Andreas Gefeller

The Netherlands, Amsterdam Galerie Wouter van Leeuwen

In his current series Andreas Gefeller focuses his attention to organic structures. Similar to his previous work Blank Gefeller’s youngest photographs bear a perceptible resemblance to drawings or watercolours and oscillate between documentation and construction. Photography’s objectivity and its claim to depict reality are poetically and subtly undermined by Andreas Gefeller.

Excessively overexposed large-sized photographs of plants and water reveal patterns that become a metaphorical view on technical connections, more like a visualisation of computer processes than a document of nature.

The normal purpose of artificial light to make things visible is manipulated to achieve the opposite effect. Instead of light, the darkness reveals its secret: What existed before is fading away. Only the unlit and darkest areas could resist the long exposure, remaining as fragments to provide indications of the erased reality. Merely preserved, silhouette-like, totally white—just blank—negative.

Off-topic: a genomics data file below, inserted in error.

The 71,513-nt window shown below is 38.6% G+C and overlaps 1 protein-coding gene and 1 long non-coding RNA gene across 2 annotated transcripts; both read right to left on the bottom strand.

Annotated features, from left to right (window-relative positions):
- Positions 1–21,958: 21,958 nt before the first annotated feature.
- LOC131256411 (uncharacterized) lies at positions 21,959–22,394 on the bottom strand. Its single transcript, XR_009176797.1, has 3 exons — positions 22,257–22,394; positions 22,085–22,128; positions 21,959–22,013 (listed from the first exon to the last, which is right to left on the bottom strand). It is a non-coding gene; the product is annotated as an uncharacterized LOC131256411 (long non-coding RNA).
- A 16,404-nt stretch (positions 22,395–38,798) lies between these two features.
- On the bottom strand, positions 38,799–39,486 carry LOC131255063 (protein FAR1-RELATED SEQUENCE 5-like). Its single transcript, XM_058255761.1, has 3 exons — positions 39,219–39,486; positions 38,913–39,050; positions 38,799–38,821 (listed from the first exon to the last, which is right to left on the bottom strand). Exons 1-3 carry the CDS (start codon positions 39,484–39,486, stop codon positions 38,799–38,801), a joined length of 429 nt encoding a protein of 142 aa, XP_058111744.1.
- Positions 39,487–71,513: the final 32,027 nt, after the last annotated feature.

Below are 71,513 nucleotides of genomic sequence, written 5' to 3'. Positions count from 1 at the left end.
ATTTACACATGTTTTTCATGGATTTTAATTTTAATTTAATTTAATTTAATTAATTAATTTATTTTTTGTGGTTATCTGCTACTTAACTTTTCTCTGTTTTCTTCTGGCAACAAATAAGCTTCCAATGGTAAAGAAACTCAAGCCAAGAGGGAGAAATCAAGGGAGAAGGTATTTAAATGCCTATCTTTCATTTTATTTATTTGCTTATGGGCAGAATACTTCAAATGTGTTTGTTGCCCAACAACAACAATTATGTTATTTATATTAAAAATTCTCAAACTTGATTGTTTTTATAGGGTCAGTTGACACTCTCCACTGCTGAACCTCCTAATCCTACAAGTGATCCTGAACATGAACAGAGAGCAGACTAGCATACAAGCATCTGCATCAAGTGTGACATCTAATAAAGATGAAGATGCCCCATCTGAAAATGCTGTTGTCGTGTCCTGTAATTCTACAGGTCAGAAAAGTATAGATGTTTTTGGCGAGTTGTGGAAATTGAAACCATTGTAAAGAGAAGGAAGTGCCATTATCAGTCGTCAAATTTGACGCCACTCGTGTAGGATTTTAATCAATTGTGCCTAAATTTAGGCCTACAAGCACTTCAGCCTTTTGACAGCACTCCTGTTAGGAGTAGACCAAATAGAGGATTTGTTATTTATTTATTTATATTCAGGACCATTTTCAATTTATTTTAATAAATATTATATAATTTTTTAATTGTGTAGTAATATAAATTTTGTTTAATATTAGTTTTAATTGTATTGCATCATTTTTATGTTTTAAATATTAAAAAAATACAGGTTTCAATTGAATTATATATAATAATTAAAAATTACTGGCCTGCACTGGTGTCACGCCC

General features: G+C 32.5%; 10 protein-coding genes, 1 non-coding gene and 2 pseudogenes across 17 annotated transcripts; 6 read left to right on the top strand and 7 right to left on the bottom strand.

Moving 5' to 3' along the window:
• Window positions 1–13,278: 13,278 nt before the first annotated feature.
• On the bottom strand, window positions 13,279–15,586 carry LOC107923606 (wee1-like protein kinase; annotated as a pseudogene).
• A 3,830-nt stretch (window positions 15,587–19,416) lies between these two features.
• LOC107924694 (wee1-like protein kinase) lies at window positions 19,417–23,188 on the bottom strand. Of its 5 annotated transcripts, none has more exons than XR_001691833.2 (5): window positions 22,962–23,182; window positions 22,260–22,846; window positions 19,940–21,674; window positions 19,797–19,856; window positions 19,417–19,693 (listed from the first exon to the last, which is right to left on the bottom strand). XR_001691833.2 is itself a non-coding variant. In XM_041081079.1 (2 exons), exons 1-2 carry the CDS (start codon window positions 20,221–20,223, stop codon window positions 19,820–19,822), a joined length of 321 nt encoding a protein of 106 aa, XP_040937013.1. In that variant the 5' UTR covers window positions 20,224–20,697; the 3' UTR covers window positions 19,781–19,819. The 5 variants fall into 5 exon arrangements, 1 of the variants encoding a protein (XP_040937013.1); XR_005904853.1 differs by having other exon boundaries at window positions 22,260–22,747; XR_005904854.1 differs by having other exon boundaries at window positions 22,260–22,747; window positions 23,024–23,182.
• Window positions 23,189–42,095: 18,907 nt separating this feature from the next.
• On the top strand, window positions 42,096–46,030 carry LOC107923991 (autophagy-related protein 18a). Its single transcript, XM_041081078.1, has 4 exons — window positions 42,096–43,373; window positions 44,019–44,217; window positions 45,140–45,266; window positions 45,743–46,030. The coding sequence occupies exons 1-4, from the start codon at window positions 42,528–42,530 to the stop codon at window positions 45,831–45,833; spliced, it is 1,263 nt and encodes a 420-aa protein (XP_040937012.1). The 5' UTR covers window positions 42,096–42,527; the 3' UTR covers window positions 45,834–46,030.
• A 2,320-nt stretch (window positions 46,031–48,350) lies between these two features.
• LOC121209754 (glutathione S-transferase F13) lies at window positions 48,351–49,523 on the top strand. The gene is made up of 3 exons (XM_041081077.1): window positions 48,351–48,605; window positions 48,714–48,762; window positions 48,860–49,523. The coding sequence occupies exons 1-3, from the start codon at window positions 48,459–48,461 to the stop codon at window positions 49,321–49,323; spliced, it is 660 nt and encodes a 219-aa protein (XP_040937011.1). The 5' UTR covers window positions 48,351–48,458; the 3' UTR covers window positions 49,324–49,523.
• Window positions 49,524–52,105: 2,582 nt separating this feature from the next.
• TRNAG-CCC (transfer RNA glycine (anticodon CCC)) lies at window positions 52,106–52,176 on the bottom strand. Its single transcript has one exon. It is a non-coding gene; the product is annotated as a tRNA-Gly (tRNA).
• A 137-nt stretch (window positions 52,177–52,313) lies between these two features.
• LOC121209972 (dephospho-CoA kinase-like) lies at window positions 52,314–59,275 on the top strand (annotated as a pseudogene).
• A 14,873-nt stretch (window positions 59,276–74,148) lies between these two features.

The contour-like effect awakens the need for reconstruction and completion of the blank spaces. In the truest sense of the word the photographs leave space for interpretations. Gefeller's specific photographic approach to the world is a philosophical, analytical, intrinsic desire for deceleration.